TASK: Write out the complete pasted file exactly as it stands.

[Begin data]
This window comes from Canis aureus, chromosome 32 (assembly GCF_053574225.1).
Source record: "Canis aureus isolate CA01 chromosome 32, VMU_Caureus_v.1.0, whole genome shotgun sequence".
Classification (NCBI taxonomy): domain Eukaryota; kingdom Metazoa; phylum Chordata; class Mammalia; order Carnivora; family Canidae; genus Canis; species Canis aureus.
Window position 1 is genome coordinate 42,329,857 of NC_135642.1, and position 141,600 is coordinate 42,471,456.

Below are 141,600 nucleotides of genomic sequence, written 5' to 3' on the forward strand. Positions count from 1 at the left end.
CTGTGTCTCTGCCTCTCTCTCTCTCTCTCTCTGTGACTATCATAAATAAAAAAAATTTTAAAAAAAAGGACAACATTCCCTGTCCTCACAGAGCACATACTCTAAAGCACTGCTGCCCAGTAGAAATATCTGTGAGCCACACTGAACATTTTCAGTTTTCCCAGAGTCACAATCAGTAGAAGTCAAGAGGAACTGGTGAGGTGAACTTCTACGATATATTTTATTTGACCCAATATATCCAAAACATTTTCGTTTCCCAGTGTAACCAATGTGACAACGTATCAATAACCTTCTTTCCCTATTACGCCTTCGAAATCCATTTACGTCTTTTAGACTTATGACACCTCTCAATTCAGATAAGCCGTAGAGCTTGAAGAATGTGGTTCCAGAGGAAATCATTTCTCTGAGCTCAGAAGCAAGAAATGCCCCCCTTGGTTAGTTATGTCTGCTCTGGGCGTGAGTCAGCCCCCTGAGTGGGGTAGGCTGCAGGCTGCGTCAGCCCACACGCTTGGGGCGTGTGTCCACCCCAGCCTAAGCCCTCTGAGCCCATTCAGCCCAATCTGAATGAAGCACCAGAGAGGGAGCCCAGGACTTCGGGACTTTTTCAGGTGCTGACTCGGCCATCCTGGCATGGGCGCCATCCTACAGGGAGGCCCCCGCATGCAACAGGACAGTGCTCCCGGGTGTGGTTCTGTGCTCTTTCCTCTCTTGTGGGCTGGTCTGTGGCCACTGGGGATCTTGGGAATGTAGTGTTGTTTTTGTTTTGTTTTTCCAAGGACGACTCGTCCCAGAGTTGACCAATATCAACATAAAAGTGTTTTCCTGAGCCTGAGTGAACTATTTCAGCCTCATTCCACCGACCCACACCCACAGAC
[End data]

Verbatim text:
This window comes from Canis aureus, chromosome 32 (assembly GCF_053574225.1).
Source record: "Canis aureus isolate CA01 chromosome 32, VMU_Caureus_v.1.0, whole genome shotgun sequence".
Classification (NCBI taxonomy): domain Eukaryota; kingdom Metazoa; phylum Chordata; class Mammalia; order Carnivora; family Canidae; genus Canis; species Canis aureus.
Window position 1 is genome coordinate 42,329,857 of NC_135642.1, and position 141,600 is coordinate 42,471,456.

Below are 141,600 nucleotides of genomic sequence, written 5' to 3' on the forward strand. Positions count from 1 at the left end.
CTGTGTCTCTGCCTCTCTCTCTCTCTCTCTCTGTGACTATCATAAATAAAAAAAATTTTAAAAAAAAGGACAACATTCCCTGTCCTCACAGAGCACATACTCTAAAGCACTGCTGCCCAGTAGAAATATCTGTGAGCCACACTGAACATTTTCAGTTTTCCCAGAGTCACAATCAGTAGAAGTCAAGAGGAACTGGTGAGGTGAACTTCTACGATATATTTTATTTGACCCAATATATCCAAAACATTTTCGTTTCCCAGTGTAACCAATGTGACAACGTATCAATAACCTTCTTTCCCTATTACGCCTTCGAAATCCATTTACGTCTTTTAGACTTATGACACCTCTCAATTCAGATAAGCCGTAGAGCTTGAAGAATGTGGTTCCAGAGGAAATCATTTCTCTGAGCTCAGAAGCAAGAAATGCCCCCCTTGGTTAGTTATGTCTGCTCTGGGCGTGAGTCAGCCCCCTGAGTGGGGTAGGCTGCAGGCTGCGTCAGCCCACACGCTTGGGGCGTGTGTCCACCCCAGCCTAAGCCCTCTGAGCCCATTCAGCCCAATCTGAATGAAGCACCAGAGAGGGAGCCCAGGACTTCGGGACTTTTTCAGGTGCTGACTCGGCCATCCTGGCATGGGCGCCATCCTACAGGGAGGCCCCCGCATGCAACAGGACAGTGCTCCCGGGTGTGGTTCTGTGCTCTTTCCTCTCTTGTGGGCTGGTCTGTGGCCACTGGGGATCTTGGGAATGTAGTGTTGTTTTTGTTTTGTTTTTCCAAGGACGACTCGTCCCAGAGTTGACCAATATCAACATAAAAGTGTTTTCCTGAGCCTGAGTGAACTATTTCAGCCTCATTCCACCGACCCACACCCACAGAC